Beijing said on Friday that it would welcome a trip to China by Philippine President Rodrigo Duterte “as soon as possible”.
The comments from Foreign Ministry spokeswoman Hua Chunying came amid signs the two countries are working to overcome tensions in the aftermath of an international tribunal ruling in The Hague, and pave the way for a possible visit by Duterte.
Hua’s remarks are the clearest signals so far that bilateral talks could take place soon.
“The friendly ties between China and the Philippines are in accordance with the fundamental interests of the countries and the expectations of their people,” Hua said.
“Exchanges between leaders from the two countries have significant meaning to the understanding and mutual trust of both sides, and to improve relations.”
It followed deputy foreign minister Liu Zhenmin’s assurance on Wednesday that China and the Philippines had retained “important backstage” contact to improve bilateral ties affected by the South China Sea dispute.
Liu said Duterte’s inauguration two months ago was an opportunity for the two countries to repair their relationship, which had been damaged by the Philippines’ decision to initiate international arbitration on China’s claims to much of the South China Sea.
Liu said that in addition to former Philippine president Fidel Ramos’ trip to Hong Kong last month, China’s ambassador to the Philippines had also been in direct contact with Duterte.
He said such exchanges could put discussions on the South China Sea dispute back on track so the issues could be properly resolved through bilateral dialogue.
Beijing also said earlier that it would welcome a visit to China by Ramos, who acted as a special envoy between the two countries.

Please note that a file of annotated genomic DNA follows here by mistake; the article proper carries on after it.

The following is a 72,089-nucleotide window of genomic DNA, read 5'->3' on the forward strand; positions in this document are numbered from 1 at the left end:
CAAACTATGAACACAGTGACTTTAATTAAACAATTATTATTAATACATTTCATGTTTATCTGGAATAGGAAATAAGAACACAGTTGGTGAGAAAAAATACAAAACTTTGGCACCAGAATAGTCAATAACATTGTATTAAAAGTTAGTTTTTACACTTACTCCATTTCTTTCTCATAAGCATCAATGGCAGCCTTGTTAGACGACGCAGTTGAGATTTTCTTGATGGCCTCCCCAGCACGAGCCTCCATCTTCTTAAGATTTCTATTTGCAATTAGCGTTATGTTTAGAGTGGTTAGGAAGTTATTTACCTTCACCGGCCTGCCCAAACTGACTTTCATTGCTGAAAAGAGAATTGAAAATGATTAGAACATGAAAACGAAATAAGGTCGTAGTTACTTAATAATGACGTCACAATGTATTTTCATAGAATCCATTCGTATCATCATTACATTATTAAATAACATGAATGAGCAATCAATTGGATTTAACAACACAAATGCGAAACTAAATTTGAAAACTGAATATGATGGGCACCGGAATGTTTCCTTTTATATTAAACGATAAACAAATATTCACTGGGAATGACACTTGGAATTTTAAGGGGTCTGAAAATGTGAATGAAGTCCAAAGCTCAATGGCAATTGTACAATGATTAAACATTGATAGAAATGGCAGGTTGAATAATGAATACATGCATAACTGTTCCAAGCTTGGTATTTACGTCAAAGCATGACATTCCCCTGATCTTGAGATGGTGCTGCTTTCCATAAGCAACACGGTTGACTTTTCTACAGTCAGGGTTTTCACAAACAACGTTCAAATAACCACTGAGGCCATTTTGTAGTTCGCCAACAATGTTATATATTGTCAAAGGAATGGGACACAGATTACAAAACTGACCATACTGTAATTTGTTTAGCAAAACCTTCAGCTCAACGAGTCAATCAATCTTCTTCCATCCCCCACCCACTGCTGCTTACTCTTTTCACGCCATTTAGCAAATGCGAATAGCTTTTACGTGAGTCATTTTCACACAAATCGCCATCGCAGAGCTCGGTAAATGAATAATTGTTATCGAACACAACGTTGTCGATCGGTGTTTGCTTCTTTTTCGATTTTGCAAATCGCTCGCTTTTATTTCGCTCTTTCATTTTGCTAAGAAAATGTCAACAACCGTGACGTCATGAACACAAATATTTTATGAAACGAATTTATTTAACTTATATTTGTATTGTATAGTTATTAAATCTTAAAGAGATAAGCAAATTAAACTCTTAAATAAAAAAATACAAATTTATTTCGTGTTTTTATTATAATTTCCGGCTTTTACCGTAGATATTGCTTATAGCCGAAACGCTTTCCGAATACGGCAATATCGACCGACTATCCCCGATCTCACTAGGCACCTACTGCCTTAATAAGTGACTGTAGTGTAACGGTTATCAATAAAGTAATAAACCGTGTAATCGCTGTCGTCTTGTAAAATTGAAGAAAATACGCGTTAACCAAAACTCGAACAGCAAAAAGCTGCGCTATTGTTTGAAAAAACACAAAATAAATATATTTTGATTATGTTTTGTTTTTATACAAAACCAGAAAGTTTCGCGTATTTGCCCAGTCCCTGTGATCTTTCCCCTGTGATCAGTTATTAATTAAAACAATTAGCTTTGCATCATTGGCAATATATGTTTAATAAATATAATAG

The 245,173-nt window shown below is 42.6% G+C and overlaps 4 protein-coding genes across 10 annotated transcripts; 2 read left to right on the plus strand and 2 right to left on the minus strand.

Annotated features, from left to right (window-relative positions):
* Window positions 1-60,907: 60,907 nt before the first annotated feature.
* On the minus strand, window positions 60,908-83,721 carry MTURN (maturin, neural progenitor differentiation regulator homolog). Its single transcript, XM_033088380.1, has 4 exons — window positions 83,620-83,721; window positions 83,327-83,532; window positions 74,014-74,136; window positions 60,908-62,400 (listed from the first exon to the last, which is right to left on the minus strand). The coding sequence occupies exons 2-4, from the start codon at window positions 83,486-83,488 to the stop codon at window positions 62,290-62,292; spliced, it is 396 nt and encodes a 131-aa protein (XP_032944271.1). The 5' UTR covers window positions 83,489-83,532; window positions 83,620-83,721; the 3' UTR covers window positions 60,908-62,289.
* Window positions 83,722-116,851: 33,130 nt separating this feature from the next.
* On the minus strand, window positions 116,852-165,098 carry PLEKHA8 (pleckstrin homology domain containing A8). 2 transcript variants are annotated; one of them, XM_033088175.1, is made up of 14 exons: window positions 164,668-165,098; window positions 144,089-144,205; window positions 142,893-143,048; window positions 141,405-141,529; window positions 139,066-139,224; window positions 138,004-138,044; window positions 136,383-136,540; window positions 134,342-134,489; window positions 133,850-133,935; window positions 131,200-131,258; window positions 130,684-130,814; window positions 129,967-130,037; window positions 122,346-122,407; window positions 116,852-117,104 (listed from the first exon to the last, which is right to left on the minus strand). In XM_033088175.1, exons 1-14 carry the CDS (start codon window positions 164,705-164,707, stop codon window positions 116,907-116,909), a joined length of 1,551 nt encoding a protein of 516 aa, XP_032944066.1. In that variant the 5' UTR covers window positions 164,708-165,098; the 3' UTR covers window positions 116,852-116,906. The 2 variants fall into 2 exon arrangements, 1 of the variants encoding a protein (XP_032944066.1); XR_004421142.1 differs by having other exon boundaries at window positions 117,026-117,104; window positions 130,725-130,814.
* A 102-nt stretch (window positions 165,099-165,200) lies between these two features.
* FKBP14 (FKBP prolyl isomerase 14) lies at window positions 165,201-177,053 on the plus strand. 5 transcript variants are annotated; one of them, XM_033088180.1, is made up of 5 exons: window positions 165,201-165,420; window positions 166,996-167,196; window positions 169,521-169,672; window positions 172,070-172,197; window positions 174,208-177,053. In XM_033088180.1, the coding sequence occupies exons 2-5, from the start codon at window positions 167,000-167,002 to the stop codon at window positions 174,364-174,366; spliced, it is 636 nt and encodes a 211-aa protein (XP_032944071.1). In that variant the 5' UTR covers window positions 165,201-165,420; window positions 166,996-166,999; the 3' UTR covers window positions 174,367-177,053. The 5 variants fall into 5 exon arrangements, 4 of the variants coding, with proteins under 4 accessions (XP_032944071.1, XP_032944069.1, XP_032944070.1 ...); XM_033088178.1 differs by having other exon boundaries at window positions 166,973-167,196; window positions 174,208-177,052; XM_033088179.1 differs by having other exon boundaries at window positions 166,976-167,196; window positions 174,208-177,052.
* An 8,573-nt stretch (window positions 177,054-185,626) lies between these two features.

Hua yesterday also said China was “open” to the idea that Duterte and Premier Li Keqiang could meet on the sidelines of the East Asia Summit in Laos next week.
A Philippine foreign ministry official said Southeast Asian countries and China would use the Laos summit to establish hotlines and adopt communications protocols to avoid potential naval clashes in the contested waters.
The mechanism, called the Code for Unplanned Encounters at Sea, would be a new protocol for both Asean and China, Philippine foreign affairs assistant secretary Helen de la Vega said.
“It’s one way of de-escalating tensions in the South China Sea,” she said, adding that hotlines between China and the governments of the Asean members would be established.
Duterte said last week that he expected talks with China on their South China Sea dispute “within a year” and he would not raise the international ruling when he attended the East Asia Summit.
The Permanent Court of Arbitration in The Hague infuriated China in July when it ruled that China had no historical title over the South China Sea and it had breached the Philippines’ sovereign rights with various actions there.
The Philippines, under the administration of Duterte’s predecessor, Benigno Aquino, launched the legal challenge in 2013 against China’s claims to most of the waters.
China insists it has sovereign rights to nearly all of the sea, including waters approaching Asean members the Philippines, Vietnam, Malaysia and Brunei.
Additional reporting by Reuters